Norman McLaren’s Films Added to the UNESCO Memory of the World Register

Norman McLarenAs the CBC reports, “The UNESCO Memory of the World Register has selected McLaren’s films to be held in its heritage collection of the most significant world cultural artifacts.

“McLaren’s Oscar-winning anti-war film Neighbours is among 82 films and 52 film tests to be preserved.”

The Memory of the World program is aimed at the “preservation and dissemination of valuable archive holdings and library collections worldwide.”

In addition to McLaren’s films, other additions include the Diaries of Anne Frank, Song of the Nibelungs, and the Magna Carta. Other film-related material added this year includes the John Marshall Ju/’hoan Bushman Film and Video Collection, 1950-2000 and NRWA Photo and Film Archives of Palestinian Refugees.  A list of this year’s additions can be found here.

Other film-related added in the past includes: Fritz Lang’s Metropolis, the Tait Brothers’ The Story of the Kelly Gang (Australia, 1906) (the first feature film made), Victor Fleming’s The Wizard of Oz, the Ingmar Bergman Archives,Luis Buñuel’s Los olvidados (The Young and the Damned), Lumière Films, Roald Amundsen’s South Pole Expedition (1910-1912) and The Battle of the Somme (1916). A full  list of Registered Heritage can be found here.

The CBC further notes:

The Audio-Visual Preservation Trust of Canada, which protects Canada’s film and video heritage, nominated the collection for preservation by UNESCO.

The bid was supported by groups such as the International Association of Sound and Audiovisual Archives, the British Film Institute, the Toronto International Film Festival, the Film Studies Association of Canada and the Museum of Modern Art, which holds an archive of McLaren works.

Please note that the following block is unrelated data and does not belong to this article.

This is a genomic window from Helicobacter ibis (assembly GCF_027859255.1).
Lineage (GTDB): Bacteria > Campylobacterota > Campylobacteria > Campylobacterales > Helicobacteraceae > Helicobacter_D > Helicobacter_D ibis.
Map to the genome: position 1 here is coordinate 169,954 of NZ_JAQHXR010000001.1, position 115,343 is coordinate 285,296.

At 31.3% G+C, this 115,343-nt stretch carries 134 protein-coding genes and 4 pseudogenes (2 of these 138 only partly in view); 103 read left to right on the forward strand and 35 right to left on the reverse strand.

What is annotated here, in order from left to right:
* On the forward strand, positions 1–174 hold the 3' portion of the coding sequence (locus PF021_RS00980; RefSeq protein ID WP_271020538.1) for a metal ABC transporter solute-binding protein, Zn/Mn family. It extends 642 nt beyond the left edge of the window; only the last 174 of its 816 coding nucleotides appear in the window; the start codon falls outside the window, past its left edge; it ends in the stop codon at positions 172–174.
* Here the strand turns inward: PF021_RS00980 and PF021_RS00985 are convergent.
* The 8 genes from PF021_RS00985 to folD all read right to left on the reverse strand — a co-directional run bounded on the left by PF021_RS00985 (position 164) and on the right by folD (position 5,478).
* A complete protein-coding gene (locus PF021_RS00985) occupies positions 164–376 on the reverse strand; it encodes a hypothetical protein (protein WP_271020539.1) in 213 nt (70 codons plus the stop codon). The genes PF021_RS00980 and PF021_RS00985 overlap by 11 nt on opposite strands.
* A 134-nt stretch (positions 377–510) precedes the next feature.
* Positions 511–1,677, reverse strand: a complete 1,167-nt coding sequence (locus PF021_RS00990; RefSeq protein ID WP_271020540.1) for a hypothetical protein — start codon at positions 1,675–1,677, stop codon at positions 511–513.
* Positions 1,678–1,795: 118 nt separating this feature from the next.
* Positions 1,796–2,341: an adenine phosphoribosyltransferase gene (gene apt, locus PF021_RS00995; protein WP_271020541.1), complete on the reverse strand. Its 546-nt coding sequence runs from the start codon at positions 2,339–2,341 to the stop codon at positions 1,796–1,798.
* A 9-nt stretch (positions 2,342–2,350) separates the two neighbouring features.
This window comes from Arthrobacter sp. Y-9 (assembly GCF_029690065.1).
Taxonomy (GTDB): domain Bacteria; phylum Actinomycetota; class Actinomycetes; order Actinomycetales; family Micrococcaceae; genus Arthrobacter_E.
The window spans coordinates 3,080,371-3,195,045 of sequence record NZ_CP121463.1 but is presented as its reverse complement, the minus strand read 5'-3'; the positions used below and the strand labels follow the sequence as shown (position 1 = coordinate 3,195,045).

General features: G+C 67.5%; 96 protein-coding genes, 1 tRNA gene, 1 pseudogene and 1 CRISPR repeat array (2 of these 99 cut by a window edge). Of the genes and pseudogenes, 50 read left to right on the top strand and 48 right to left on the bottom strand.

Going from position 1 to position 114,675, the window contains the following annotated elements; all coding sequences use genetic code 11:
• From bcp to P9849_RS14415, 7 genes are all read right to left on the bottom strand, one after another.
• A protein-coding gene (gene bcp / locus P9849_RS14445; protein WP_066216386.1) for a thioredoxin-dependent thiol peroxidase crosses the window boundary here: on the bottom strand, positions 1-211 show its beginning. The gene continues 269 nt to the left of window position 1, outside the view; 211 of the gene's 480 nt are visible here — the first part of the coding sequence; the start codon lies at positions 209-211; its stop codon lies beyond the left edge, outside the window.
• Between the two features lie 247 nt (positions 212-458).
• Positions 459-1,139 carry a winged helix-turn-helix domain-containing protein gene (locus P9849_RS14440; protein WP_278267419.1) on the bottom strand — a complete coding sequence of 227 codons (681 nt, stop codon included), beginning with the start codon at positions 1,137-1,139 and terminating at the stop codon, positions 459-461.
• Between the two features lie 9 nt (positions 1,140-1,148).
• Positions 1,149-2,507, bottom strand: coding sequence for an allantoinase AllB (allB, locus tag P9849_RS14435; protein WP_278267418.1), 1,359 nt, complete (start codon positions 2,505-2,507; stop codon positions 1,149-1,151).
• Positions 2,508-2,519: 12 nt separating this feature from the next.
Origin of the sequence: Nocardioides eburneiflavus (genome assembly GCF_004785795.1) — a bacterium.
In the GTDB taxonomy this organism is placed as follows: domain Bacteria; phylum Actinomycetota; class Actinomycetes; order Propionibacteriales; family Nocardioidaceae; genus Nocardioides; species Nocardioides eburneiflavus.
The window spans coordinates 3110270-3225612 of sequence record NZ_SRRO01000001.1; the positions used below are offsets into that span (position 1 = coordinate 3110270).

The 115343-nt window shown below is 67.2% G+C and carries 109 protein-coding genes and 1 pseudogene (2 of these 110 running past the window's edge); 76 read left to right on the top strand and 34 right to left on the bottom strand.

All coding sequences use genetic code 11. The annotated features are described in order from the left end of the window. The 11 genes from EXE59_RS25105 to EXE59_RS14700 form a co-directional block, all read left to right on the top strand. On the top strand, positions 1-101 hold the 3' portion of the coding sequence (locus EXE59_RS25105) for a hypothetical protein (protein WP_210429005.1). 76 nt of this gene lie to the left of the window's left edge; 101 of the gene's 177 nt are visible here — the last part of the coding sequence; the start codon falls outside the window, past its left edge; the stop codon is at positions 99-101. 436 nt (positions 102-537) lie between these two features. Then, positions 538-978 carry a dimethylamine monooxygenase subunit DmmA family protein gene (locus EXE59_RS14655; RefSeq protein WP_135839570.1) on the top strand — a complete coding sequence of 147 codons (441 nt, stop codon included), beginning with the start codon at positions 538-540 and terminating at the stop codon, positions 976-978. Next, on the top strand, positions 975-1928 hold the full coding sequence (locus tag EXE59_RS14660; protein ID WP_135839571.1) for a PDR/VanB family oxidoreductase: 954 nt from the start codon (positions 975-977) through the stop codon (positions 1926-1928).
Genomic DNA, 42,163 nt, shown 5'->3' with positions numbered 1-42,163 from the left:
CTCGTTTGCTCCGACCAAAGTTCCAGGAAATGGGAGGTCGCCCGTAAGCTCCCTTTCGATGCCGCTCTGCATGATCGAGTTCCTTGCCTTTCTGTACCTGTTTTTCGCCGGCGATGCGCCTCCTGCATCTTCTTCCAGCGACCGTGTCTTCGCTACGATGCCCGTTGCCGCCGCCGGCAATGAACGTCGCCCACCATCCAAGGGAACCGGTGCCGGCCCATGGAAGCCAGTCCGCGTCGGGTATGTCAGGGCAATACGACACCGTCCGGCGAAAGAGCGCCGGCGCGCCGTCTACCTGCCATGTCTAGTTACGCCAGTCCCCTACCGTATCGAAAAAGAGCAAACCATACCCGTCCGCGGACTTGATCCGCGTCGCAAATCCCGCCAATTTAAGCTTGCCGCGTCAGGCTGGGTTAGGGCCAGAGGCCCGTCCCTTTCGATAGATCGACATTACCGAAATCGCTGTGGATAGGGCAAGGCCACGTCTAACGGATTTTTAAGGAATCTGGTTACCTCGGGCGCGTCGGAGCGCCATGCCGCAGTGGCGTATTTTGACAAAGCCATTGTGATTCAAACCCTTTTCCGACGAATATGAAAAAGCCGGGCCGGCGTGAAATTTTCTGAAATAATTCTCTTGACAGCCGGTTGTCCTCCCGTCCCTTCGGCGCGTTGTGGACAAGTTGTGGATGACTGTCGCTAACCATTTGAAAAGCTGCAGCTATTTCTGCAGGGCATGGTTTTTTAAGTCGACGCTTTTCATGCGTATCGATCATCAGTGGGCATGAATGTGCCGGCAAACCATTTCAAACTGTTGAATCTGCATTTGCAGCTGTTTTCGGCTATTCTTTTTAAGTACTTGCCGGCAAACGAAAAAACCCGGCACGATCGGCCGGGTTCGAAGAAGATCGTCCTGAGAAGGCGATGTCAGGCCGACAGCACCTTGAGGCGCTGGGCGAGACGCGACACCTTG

Neighbours and other McLaren classics can be viewed at the NFB’s online screening room.

(Thanks to Karl Cohen.)

Correction: The CBC report which I initially relied on was in error in saying, “The UNESCO Memory of the World Register has selected McLaren’s films to be held in its heritage collection of the most significant world cultural artifacts.” Instead the honor was reserved for just Neighbours. As its website noted:

Norman McLaren is the most influential animator in the history of the art of animation. Over many years of constant groundbreaking research and experimentation he has created a coherent and extraordinary body of work with a unique inventiveness. This is best exemplified by his most important film, the anti-war parable Neighbours.

Eleven Roses

Eleven Roses 02

Canadian filmmaker Pedram Goshtasbpour, for some reason, describes his short film  Eleven Roses (aka E1even Roses) (2008) as a “romantic comedy,” though it is more aptly seen as a 98 lb. weakling tale gone horribly wrong. Pedram, who is someone with whom I’ve had a productive, long-standing correspondence with, shows himself to be a expert filmmaker, with considerable comedic and dramatic flair; the (mostly) black-and-white film effectively mixes CGI and traditional 2D animation and is something I can easily recommend. (The film can be viewed here.)

SANDDE??? How the NFB Does (Drawn) 3D Stereoscopic Animation

Is this the future of drawn animation? The National Film Board of Canada has recently posted this fascinating film in which “Munro Ferguson explains the principles of the 3D Stereoscopic animation technique a.k.a. Sandde. He also shows us the lab where these short animations are shaped up.”